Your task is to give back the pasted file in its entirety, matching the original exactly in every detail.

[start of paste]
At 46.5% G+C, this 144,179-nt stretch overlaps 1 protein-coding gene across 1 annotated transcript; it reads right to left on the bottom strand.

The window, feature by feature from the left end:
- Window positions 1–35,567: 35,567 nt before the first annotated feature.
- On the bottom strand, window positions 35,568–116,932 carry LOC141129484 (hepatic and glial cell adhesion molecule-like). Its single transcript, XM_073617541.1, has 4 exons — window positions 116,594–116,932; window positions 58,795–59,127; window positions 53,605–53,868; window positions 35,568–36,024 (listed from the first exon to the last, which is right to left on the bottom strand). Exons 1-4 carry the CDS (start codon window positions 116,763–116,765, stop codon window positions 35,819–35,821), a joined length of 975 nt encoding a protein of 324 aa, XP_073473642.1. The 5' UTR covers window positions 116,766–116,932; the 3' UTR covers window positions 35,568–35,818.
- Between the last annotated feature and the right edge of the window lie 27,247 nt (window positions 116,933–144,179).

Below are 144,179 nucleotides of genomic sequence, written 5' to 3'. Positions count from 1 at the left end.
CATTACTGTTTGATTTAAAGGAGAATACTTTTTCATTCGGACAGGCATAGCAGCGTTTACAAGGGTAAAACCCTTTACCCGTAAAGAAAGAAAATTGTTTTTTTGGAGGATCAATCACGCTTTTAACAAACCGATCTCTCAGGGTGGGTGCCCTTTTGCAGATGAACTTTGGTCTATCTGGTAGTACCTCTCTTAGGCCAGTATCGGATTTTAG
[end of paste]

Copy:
At 46.5% G+C, this 144,179-nt stretch overlaps 1 protein-coding gene across 1 annotated transcript; it reads right to left on the bottom strand.

The window, feature by feature from the left end:
- Window positions 1–35,567: 35,567 nt before the first annotated feature.
- On the bottom strand, window positions 35,568–116,932 carry LOC141129484 (hepatic and glial cell adhesion molecule-like). Its single transcript, XM_073617541.1, has 4 exons — window positions 116,594–116,932; window positions 58,795–59,127; window positions 53,605–53,868; window positions 35,568–36,024 (listed from the first exon to the last, which is right to left on the bottom strand). Exons 1-4 carry the CDS (start codon window positions 116,763–116,765, stop codon window positions 35,819–35,821), a joined length of 975 nt encoding a protein of 324 aa, XP_073473642.1. The 5' UTR covers window positions 116,766–116,932; the 3' UTR covers window positions 35,568–35,818.
- Between the last annotated feature and the right edge of the window lie 27,247 nt (window positions 116,933–144,179).

Below are 144,179 nucleotides of genomic sequence, written 5' to 3'. Positions count from 1 at the left end.
CATTACTGTTTGATTTAAAGGAGAATACTTTTTCATTCGGACAGGCATAGCAGCGTTTACAAGGGTAAAACCCTTTACCCGTAAAGAAAGAAAATTGTTTTTTTGGAGGATCAATCACGCTTTTAACAAACCGATCTCTCAGGGTGGGTGCCCTTTTGCAGATGAACTTTGGTCTATCTGGTAGTACCTCTCTTAGGCCAGTATCGGATTTTAG